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July 24, 2003

Miller: Cancer-Drug Refunds Available in "Taxol" Case

Cancer patients who purchased Taxol® or its generic equivalent Paclitaxel from 1999-2003 to benefit from $12.5 million reimbursement fund

(DES MOINES)   Attorney General Tom Miller said today that cancer patients who purchased Taxol or its generic equivalent Paclitaxel may be eligible to receive significant reimbursement for alleged illegal overcharges by Bristol-Myers Squibb Company. Taxol is a chemotherapy drug used in treatment of ovarian, breast and other cancers.

Consumers who were treated with the drug at any time from January 1, 1999, through February 28, 2003, may file a claim for a cash recovery if they paid all or some part of the costs out of pocket for the drug treatment.

Claims must be postmarked by November 14, 2003 [UPDATE: The judge EXTENDED THE DEADLINE to February 29, 2004.] Claim forms and complete information can be obtained by calling 1-800-659-7609.

Consumers nationwide will be notified about the reimbursement program through advertising and partnerships with cancer support and education organizations. The court-approved consumer notification program was launched by state attorney general offices.

A multi-state lawsuit alleged that manufacturer Bristol-Myers Squibb used fraudulent means to delay the entry of lower-priced generic versions of Taxol, thereby illegally inflating the cost of chemotherapy for thousands of patients. The states have brought similar action in other cases.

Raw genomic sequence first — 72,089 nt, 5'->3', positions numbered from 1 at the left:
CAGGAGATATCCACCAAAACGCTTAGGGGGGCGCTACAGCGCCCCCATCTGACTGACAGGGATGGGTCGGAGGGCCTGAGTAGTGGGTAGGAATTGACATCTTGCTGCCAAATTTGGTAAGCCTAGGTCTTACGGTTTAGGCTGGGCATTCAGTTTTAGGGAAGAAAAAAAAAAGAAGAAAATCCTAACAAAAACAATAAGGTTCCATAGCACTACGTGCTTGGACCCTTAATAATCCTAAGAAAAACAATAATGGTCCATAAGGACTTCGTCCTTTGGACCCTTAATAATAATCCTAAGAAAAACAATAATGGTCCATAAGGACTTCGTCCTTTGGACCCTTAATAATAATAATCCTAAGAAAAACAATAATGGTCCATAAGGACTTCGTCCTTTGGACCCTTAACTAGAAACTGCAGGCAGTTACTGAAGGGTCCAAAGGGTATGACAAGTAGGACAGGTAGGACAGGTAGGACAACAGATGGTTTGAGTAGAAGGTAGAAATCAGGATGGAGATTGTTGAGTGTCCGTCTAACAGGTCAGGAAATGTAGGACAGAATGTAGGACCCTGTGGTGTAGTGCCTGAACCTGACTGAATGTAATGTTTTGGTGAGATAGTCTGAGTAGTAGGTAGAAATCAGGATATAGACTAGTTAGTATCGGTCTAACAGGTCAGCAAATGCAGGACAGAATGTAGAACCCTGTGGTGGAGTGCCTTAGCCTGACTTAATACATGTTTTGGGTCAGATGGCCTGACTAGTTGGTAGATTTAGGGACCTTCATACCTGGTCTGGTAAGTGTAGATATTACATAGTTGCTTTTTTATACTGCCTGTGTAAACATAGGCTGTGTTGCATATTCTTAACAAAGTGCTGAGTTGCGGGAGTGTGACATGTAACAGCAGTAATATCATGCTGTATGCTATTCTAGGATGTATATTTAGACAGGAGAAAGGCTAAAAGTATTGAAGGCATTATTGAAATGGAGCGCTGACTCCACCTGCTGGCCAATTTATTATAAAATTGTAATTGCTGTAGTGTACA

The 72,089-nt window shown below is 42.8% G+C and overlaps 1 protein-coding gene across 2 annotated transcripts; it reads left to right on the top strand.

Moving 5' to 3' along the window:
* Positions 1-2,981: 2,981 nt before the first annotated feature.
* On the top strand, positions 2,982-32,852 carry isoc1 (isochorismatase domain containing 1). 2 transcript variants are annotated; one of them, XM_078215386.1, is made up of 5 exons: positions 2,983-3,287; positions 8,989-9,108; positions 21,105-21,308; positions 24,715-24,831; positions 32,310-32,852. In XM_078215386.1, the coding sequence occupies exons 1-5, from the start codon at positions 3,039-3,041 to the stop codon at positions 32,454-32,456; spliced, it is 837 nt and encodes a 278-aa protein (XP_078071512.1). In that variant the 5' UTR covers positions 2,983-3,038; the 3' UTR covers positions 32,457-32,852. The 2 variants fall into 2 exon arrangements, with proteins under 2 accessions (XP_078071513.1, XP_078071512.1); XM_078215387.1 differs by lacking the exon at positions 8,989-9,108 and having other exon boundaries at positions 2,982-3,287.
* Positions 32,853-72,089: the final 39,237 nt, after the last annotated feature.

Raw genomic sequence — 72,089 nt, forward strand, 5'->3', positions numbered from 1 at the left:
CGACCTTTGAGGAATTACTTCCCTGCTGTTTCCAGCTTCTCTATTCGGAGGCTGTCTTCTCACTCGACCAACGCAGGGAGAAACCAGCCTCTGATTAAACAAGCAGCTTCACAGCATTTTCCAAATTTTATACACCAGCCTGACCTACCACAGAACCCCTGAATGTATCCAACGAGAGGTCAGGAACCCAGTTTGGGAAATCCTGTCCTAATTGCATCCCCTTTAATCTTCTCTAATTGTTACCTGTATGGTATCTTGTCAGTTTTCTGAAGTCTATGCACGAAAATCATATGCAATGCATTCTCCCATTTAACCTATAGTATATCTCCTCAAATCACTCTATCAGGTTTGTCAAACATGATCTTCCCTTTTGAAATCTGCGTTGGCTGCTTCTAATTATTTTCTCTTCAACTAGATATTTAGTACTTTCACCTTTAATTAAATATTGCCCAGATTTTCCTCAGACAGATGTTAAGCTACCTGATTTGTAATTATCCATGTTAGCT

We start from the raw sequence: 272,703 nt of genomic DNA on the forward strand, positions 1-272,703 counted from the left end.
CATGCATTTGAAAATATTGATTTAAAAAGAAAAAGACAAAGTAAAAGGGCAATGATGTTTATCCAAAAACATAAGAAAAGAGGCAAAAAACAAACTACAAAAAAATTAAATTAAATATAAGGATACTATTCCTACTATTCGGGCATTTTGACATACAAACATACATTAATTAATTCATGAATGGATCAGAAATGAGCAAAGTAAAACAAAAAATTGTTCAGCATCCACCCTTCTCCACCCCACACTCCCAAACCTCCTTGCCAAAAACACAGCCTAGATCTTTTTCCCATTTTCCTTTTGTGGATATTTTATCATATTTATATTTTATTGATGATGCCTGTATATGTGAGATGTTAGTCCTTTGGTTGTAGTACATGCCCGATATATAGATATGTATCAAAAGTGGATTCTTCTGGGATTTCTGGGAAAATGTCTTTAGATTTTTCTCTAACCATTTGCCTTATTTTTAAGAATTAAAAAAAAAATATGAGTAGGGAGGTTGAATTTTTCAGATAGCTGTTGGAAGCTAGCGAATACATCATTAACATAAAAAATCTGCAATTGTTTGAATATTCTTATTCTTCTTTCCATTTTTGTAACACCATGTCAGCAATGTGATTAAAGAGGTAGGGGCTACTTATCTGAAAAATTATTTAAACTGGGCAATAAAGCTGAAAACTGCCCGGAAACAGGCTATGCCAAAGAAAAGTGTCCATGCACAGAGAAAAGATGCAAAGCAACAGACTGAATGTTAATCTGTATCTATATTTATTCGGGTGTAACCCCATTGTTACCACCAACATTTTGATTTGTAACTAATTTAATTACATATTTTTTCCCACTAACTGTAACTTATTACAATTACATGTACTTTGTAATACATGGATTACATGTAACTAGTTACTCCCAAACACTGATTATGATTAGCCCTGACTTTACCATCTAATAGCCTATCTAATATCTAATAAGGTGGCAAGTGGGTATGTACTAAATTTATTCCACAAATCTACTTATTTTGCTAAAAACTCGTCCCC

"Drug prices usually drop significantly when generic drugs become available," Miller said. "We strongly encourage cancer patients treated with Taxol or its equivalent to look into filing a claim," he said.

"When companies thwart generic drugs, it harms both consumers and taxpayers, who often pay for prescription drugs subsidized or paid-for by government programs," Miller said.

The reimbursement program is part of an approximately $62.5 million settlement of the antitrust suit brought by the attorneys general of all 50 states, the U.S. territories and the District of Columbia.

The states estimated that as many as 400,000 cancer patients could be affected by the case. The settlement provides approximately $12.5 million to reimburse them (or their legal representative if a Taxol/paclitaxel user died) some portion of what they paid for the drug, or to reimburse insured patients for out-of-pocket costs not paid for by insurers. Individual consumers could see claims in the range of $400 to $2,600.

Taxol® is Bristol-Myers Squibb's brand name for the cancer drug paclitaxel (also marketed as Onxol®), which is used primarily to treat breast and ovarian cancers, along with certain lung cancers and Kaposi's Sarcoma.

Breast cancer is the second most common cancer among women, with more than 211,000 new diagnoses each year. Ovarian cancer is the sixth most common cancer among women, with more than 25,000 new cases each year.

Affected consumers who do not wish to participate in the proposed settlement must exclude themselves in writing by October 1, 2003, or they will be bound by the rulings of the court in this case. More information can be found by calling 1-800-659-7609.

Other similar cases: Miller said the Taxol reimbursement program is similar to others launched recently by the states. In June, the states announced the claim process for users of "BuSpar," an anti-anxiety drug. The claim-filing deadline on BuSpar is October 10. The claim administrator's toll-free number is 1-800-678-9587. Miller said the States will be calling attention to other claims cases in the near future. Information on all the claim procedures is available from


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